Hewson's View: Another day older and deeper in debt | September 15

This week the Australian Bureau of Statistics released some pretty sobering data on household debt and over-indebtedness. It is most significant because it clearly emphasizes just how dangerous it would be for the Reserve Bank to raise interest rates, especially as this would also work to hold our dollar up to the detriment of our export industries.

DIGGING IN: Three in ten households are classified as 'over-indebted', and it's highest among those with a mortgage. Illustration: Michael Mucci.

DIGGING IN: Three in ten households are classified as 'over-indebted', and it's highest among those with a mortgage. Illustration: Michael Mucci.

The data relates to 2015-16, and reveals that on the ratio of debt to either income or assets, around three in ten households were classified as “over-indebted”, up from about 21 percent in 2003-4, and it has presumably become even worse in the last year or so.

Owners with a mortgage were the most likely households to be over-indebted – of households with a property debt, 62 percent of 25-34 year olds and 51 percent of 35-44 year olds were over-indebted. Sydney and Melbourne had the highest number of over-indebted households with the average debt much greater in Sydney.

Most over-indebted households (77 percent) lacked sufficient ‘liquid’ assets – bank accounts, shares, own businesses, and superannuation – to cover a quarter of the value of their debts. This is a clear indicator that these households are at risk of defaulting on their loans if their incomes are not sufficient to meet their repayments. This is becoming an increasing concern with declining job security and increasing underemployment, where people can’t get as much work as they would like.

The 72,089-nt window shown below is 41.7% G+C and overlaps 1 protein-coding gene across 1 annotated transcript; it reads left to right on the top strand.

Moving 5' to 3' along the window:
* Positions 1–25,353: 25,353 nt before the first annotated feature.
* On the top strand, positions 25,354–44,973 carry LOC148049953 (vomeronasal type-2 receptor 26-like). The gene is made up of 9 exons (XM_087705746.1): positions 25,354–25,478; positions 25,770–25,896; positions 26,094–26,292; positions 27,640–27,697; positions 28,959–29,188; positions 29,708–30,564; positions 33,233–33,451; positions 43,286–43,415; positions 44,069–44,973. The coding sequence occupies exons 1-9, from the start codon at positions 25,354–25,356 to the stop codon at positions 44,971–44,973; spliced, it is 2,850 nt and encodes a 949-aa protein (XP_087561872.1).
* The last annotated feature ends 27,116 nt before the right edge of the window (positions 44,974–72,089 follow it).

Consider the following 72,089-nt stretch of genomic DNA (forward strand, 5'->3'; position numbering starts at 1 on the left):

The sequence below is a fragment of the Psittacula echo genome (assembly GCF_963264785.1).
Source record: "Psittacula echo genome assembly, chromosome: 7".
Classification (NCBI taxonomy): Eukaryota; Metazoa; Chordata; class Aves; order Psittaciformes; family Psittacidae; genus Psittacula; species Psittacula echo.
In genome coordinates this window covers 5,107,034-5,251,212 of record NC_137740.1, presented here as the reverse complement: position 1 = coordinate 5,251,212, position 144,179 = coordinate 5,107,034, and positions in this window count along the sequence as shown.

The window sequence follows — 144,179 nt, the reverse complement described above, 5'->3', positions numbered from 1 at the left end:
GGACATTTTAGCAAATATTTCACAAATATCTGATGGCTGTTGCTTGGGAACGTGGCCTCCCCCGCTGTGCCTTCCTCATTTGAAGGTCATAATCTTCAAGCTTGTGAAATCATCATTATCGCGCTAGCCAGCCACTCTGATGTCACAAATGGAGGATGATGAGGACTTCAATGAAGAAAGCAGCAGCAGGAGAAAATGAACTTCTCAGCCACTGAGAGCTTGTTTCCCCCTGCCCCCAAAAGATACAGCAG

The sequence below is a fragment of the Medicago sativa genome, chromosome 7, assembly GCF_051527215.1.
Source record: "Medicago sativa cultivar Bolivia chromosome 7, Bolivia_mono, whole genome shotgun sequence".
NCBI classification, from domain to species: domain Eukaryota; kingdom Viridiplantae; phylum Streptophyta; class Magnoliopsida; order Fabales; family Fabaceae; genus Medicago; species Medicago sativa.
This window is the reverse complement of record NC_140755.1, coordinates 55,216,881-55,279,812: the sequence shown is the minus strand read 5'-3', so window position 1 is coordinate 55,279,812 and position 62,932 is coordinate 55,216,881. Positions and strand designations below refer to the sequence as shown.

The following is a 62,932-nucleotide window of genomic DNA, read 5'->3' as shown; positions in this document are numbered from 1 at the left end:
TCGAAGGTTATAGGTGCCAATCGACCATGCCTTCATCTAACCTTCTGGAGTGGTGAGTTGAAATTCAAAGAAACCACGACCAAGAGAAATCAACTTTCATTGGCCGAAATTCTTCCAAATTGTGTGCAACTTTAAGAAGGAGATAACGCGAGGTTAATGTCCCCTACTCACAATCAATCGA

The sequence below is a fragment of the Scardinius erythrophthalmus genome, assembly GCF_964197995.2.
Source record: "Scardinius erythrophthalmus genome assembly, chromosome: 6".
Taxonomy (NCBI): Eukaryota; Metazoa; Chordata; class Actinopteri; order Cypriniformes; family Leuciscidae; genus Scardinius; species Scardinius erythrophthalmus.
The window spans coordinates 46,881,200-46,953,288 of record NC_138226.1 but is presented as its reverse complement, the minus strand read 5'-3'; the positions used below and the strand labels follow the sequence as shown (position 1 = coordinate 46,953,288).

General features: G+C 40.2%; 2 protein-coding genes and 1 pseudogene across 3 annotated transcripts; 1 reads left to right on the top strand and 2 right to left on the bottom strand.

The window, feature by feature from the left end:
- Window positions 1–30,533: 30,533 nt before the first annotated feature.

Total household debts are about 220 percent of disposable income, and account for over 120 percent of GDP.

The most recent data on economic growth, for the June quarter of this year, again revealed that consumer spending was mostly to cover the basic costs of living, and was being financed by households either running up debts, or running down their savings, with wage increases at an historical low. Households didn’t have much money for discretionary spending, including on clothing, alcohol and tobacco.

Basically, the necessities of life are costing more – housing, transport, electricity and gas, medical, school fees and childcare, and so on. Even though the costs of some discretionary items had gone down, households didn’t have much spare cash to afford them.

In these circumstances, the Reserve Bank would be most unwise to raise interest rates, which would hit these stretched households quite hard, especially if house prices were also to fall. Our financial system is particularly exposed to such households, and any upward pressure on our exchange rate would make job prospects even weaker.

This also represents a significant challenge for our politicians. As households increasingly feel the pinch, they will be looking for a government that does something to relieve the pressures on their costs of living, and will vote accordingly.

So far, neither of the major parties has provided any hope, let alone any evidence, that they actually understand how tough it is for many families. Indeed, they seem preoccupied by what most voters would see as inconvenient distractions – such as Turnbull vs Abbott, Shorten vs Albanese, same-sex marriage and dual citizenship.

One of the most annoying issues has been the farce that relates to energy and electricity and gas prices, where neither side seems to have a plan to bring these prices down. So it is too with housing affordability. Both these issues have been left to drift, compounded by the short-term, opportunistic, politics being played out at State and Federal level.

Be sure the voters will have the last word!

 – John Hewson


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